The African crested rat, a rodent from East Africa, applies a toxin from tree bark to make itself poisonous, reports a new study published in Proceedings of The Royal Society B..
The discovery is the first known instance of a mammal acquiring its poison from a plant, according to the Wildlife Conservation Society, whose scientists were involved in the research. All other known poisonous mammals — including the duck-billed platypus, shrews and the solenodon — produce their toxins themselves.
“The African crested rat is a fascinating example of how a species can evolve a unique set of defenses in response to pressure from predators,” said Dr. Tim O’Brien, Senior Scientist of the Wildlife Conservation Society and a co-author on the study, in a statement. “The animal and its acquired toxicity are unique among placental mammals.”
The African crested rat is the only mammal known to acquire its poison from a plant. The rodent masticates the poisonous bark of the Acokanthera tree and applies the slaver to its flank hairs, which absorb the poison like candle wicks. Photo credit: Susan Rouse.
The African crested rat gets its toxin — called ouabain — from the Acokanthera tree, a tree used by East African hunters to poison the tips of their arrows.
Scientists have long suspected that the species is poisonous due to its behavior, which includes “exposing a black-and-white coloration on its flanks when threatened by predators” and “reports of dogs becoming ill or dying after encounters with rats,” according to WCS. But the study marks the first time scientists have been able to prove the African crested rat is toxic and that it derives its toxin in a novel manner for a mammal.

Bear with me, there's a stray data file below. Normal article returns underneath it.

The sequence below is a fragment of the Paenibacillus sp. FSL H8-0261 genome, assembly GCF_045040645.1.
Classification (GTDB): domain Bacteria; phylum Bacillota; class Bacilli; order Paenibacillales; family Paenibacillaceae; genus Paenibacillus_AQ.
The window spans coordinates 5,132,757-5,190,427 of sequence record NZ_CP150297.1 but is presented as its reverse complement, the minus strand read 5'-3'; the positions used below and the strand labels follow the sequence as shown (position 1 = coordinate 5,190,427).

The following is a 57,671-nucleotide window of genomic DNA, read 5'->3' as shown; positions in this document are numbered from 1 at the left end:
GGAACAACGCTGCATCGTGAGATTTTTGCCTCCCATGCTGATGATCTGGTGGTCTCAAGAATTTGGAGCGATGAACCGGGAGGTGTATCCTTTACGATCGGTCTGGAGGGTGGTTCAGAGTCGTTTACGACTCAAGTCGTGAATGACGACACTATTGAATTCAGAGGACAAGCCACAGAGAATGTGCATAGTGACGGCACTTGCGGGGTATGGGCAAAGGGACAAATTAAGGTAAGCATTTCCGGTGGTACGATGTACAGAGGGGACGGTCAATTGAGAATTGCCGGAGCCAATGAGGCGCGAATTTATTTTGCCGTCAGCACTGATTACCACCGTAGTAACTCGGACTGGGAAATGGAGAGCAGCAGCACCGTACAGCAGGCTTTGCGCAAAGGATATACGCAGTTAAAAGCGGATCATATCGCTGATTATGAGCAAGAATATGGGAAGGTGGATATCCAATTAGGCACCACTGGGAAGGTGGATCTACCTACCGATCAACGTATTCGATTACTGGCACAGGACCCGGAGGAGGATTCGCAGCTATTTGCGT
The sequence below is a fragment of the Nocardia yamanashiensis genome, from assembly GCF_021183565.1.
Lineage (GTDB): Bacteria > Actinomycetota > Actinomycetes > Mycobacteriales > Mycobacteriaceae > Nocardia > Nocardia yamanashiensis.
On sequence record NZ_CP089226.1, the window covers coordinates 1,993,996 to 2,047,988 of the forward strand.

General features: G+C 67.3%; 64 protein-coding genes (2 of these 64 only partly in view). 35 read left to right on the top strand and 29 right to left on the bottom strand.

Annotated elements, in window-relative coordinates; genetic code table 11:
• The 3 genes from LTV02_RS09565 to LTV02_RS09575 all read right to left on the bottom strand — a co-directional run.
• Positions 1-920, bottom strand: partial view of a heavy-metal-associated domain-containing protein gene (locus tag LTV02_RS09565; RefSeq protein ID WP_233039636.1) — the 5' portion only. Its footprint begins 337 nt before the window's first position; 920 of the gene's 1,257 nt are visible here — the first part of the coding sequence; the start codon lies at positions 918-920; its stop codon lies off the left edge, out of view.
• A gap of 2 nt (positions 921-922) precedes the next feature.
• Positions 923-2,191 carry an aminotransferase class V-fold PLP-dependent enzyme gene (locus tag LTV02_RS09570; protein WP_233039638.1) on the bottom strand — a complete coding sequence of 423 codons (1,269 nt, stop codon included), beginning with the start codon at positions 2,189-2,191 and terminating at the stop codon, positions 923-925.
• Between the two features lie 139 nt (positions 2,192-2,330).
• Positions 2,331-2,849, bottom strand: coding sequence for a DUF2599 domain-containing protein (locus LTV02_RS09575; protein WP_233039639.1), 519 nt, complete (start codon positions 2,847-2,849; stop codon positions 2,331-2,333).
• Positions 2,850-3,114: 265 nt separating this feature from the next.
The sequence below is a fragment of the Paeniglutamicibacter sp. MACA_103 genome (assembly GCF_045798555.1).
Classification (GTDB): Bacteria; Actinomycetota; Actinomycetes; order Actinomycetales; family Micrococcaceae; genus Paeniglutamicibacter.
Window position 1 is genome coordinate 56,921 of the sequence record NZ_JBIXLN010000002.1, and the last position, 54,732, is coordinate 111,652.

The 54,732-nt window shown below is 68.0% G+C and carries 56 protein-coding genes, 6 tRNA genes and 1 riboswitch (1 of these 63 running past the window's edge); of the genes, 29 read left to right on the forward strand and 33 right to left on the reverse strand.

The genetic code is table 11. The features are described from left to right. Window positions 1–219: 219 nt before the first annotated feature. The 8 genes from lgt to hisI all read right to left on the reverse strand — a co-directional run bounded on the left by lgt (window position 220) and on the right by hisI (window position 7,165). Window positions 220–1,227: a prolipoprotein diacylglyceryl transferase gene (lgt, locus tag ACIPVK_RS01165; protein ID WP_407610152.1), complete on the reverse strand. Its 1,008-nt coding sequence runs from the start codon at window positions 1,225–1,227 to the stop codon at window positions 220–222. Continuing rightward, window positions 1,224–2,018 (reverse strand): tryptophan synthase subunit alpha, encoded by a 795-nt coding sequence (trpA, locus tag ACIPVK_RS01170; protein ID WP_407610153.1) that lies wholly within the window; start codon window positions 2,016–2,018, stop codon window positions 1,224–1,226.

WCS explains how the scientists made their discovery:
The researchers confirmed the hypothesis by presenting a wild-caught rat with branches and roots of the Acokanthera tree. The rodent proceeded to gnaw and masticate the bark (avoiding the leaves and fruit) and apply the “slaver” on its flanks. Further, the research team employed electron microscopes to examine the unique structure of the flank hairs. In doing so, they found that the perforated cylindrical structure of the hairs facilitates the rapid absorption of the poisonous saliva. Interestingly, ouabain has also been used by doctors for centuries as a clinical treatment against congestive heart failure.
The rodent has characteristics that increase its odds of surviving attack, including “a thick reinforced skull, thick vertebrae, and unusually tough skin.”
The researchers say they still don’t know how the rodent uses the toxin without being adversely affected by it.
Jonathan Kingdon, et al. A poisonous surprise under the coat of the African Crested Rat. Proceedings of the Royal Society B. Available online Aug 2, 2011.
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